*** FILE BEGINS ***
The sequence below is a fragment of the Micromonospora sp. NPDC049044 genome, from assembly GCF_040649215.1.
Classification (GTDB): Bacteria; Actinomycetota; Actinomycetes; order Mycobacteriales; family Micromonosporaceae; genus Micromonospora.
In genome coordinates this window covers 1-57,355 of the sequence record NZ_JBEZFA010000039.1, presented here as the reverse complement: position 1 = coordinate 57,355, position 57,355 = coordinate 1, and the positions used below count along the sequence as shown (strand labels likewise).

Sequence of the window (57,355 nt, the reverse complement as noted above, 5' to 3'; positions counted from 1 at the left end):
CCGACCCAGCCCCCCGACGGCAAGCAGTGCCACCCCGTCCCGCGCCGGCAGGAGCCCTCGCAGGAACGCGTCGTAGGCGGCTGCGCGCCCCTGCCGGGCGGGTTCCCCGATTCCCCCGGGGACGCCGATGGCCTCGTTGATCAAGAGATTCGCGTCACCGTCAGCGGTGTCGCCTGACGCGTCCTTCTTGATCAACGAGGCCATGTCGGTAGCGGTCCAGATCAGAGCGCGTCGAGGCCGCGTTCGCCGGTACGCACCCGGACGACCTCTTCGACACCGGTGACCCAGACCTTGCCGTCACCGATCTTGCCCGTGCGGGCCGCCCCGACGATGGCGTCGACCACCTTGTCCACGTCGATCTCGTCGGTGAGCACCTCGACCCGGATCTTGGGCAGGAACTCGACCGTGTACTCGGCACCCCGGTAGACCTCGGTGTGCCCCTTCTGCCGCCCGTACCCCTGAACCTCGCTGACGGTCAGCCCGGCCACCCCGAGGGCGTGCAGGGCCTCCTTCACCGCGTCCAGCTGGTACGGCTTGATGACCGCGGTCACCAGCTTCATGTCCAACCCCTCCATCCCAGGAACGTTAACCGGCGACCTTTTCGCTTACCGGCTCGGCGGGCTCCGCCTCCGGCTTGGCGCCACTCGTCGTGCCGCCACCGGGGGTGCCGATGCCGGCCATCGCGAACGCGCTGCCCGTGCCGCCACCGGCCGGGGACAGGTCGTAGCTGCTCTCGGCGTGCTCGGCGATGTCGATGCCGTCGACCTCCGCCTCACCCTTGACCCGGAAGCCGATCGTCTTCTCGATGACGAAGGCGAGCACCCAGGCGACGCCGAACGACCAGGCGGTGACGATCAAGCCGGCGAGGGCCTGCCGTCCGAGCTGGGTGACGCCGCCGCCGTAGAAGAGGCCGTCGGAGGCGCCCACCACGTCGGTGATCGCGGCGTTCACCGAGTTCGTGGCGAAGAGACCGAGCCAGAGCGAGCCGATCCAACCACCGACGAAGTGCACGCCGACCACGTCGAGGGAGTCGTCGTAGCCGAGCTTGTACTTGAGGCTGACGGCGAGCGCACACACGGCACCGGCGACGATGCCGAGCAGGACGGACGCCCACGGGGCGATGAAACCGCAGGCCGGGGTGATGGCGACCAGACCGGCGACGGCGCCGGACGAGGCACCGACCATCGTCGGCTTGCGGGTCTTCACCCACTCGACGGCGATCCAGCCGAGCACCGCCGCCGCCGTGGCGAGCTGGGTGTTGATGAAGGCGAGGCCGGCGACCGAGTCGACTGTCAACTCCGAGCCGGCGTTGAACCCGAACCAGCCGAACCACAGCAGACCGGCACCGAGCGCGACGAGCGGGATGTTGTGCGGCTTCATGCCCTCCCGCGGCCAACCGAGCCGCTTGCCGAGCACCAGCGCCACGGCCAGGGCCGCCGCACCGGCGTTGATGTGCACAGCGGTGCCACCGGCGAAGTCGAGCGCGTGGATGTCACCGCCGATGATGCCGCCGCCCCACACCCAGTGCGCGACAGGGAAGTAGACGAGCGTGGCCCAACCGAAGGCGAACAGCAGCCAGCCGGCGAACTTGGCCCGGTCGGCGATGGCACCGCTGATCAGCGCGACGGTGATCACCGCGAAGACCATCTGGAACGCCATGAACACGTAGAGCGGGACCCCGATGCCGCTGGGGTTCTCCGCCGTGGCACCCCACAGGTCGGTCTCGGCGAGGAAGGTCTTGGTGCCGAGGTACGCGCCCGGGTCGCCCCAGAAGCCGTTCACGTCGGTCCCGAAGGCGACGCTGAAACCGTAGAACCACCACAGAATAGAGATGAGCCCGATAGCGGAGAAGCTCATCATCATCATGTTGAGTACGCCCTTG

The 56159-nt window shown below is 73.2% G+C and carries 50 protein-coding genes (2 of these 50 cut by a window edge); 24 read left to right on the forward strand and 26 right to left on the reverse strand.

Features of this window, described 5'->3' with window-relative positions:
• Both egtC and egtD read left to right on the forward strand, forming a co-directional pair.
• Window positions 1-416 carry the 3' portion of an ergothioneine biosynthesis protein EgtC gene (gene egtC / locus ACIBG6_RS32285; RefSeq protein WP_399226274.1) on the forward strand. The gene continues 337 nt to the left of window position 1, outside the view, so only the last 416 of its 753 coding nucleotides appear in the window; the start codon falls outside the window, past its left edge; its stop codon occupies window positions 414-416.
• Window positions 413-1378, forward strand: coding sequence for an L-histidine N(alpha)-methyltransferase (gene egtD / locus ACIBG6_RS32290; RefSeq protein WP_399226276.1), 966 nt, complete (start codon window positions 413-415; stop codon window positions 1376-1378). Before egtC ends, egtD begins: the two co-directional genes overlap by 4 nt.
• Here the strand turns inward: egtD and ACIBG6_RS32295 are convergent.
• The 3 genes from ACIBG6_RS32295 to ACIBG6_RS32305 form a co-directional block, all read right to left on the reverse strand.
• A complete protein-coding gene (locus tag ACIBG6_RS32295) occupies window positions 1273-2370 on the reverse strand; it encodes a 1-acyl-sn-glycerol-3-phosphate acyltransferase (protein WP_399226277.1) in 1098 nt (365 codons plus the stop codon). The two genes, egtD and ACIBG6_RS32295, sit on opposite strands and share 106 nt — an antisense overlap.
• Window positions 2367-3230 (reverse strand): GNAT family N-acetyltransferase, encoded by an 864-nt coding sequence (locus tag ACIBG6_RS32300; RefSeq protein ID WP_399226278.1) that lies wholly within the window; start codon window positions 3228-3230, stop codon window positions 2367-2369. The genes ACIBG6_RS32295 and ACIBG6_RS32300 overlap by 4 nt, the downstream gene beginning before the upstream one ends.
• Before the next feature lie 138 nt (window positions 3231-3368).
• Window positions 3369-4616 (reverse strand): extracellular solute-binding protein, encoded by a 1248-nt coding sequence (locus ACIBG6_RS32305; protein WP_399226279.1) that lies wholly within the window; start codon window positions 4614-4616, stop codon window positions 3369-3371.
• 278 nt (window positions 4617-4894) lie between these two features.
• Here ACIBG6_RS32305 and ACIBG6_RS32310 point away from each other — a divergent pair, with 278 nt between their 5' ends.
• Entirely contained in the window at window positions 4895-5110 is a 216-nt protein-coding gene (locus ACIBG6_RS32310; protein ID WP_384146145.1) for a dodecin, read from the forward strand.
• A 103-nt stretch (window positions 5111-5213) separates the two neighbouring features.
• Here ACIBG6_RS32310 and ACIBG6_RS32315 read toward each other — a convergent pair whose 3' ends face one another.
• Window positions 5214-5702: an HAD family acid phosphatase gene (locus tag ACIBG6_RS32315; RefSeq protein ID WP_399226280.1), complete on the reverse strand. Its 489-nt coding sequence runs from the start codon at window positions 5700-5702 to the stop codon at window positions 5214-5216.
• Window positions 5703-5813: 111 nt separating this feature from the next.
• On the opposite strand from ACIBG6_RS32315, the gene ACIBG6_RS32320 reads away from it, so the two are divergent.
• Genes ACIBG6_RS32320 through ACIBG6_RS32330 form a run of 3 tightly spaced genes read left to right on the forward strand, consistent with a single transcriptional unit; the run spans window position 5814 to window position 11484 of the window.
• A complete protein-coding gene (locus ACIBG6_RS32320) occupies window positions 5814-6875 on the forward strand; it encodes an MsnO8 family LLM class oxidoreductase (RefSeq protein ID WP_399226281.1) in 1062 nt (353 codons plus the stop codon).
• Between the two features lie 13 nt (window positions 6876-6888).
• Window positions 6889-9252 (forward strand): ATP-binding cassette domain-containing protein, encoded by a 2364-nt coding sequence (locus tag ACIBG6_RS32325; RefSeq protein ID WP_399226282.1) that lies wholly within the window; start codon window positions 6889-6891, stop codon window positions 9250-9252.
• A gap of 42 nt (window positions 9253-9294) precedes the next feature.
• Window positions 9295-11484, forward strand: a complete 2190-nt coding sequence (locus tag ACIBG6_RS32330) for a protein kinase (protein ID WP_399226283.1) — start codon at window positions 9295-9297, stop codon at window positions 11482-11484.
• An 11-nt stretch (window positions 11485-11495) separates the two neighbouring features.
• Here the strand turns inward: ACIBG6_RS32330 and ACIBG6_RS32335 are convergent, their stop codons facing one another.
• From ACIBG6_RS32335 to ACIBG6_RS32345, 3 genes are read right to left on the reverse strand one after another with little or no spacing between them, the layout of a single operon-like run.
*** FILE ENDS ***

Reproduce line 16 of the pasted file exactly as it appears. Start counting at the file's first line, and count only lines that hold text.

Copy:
• Window positions 3369-4616 (reverse strand): extracellular solute-binding protein, encoded by a 1248-nt coding sequence (locus ACIBG6_RS32305; protein WP_399226279.1) that lies wholly within the window; start codon window positions 4614-4616, stop codon window positions 3369-3371.